Sport psychological skills profile of 14– and 15–year old sport participants in Tlokwe Municipality : the PAHL–Study
Du Plessis, Elsje Susanna
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The importance of sport psychological skills (SPSs) is emphasised by numerous previous literature findings which show that the integration of SPSs with physical training leads to the development of adolescent sport participants and subsequently the enhancement of sport performance. A vast number of SPSs exist that could have an influence on a sport participant's performance. In order to efficiently develop the SPSs of sport participants it is important to acknowledge their specific individual needs. Furthermore, gender and the type of sport also play an integral role in participants' use of SPSs. The main purpose of the present study was firstly to determine which SPSs discriminate significantly between male and female adolescents in a South African context, and secondly to determine which SPSs discriminate significantly between individual and team adolescent sport participants in a South African context. A convenience sample of 211 grade 9 pupils (14-15 years of age) from six different primary schools, two from a high socio-economic background, Potchefstroom city area, and four from a low socio-economic background, Ikageng Township area, were included in the study. Participants completed the Physical Activity and Training Habit questionnaire as well as the Athletic Coping Skills Inventory-28 (ACSI-28) questionnaire under the supervision of a sport psychological consultant. The results from the first purpose of this study showed non-significant differences between the SPSs of the males and the females, where the males obtained slightly higher averages in seven of the eight psychological skill variables compared to the females. Only one SPS variable (freedom from worry), however, showed a statistically significant difference where the males obtained a higher average value than the females. The results from the second purpose showed that individual sport participants (ISPs) obtained higher mean scores in seven of the eight SPSs that were measured compared to team sport participants (TSPs). However, none of the subscale differences proved to be statistically significant, with a small practical significance. In conclusion it is clear that 14-15 year old adolescent sport participants showed similar tendencies regarding their SPSs than what was found in other studies. However, the differences in our study population have not yet reached significant levels and therefore the sport participants can be treated as a homogeneous group when psychological skills training (PST) programs are applied. The findings can contribute to a better understanding of the SPS use of sport participants from different genders, sporting codes and the development of PST programs of the different sport participants, which could assist coaches in the holistic development of adolescent sport participants.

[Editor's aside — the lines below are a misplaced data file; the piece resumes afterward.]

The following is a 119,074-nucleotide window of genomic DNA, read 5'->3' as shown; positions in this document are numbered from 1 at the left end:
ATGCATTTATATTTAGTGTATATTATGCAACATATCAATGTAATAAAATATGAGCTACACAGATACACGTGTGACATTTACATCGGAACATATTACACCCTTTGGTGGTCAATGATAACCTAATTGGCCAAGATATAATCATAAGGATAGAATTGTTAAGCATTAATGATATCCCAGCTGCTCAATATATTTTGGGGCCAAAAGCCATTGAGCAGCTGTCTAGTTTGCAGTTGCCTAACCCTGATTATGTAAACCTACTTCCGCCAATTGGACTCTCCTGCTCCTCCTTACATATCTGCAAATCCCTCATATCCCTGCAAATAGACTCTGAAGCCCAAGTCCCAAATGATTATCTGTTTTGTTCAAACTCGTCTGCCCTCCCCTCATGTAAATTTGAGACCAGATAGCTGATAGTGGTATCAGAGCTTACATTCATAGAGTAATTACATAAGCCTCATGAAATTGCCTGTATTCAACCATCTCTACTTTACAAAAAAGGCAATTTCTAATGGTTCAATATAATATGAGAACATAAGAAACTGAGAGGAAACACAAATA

- Health Sciences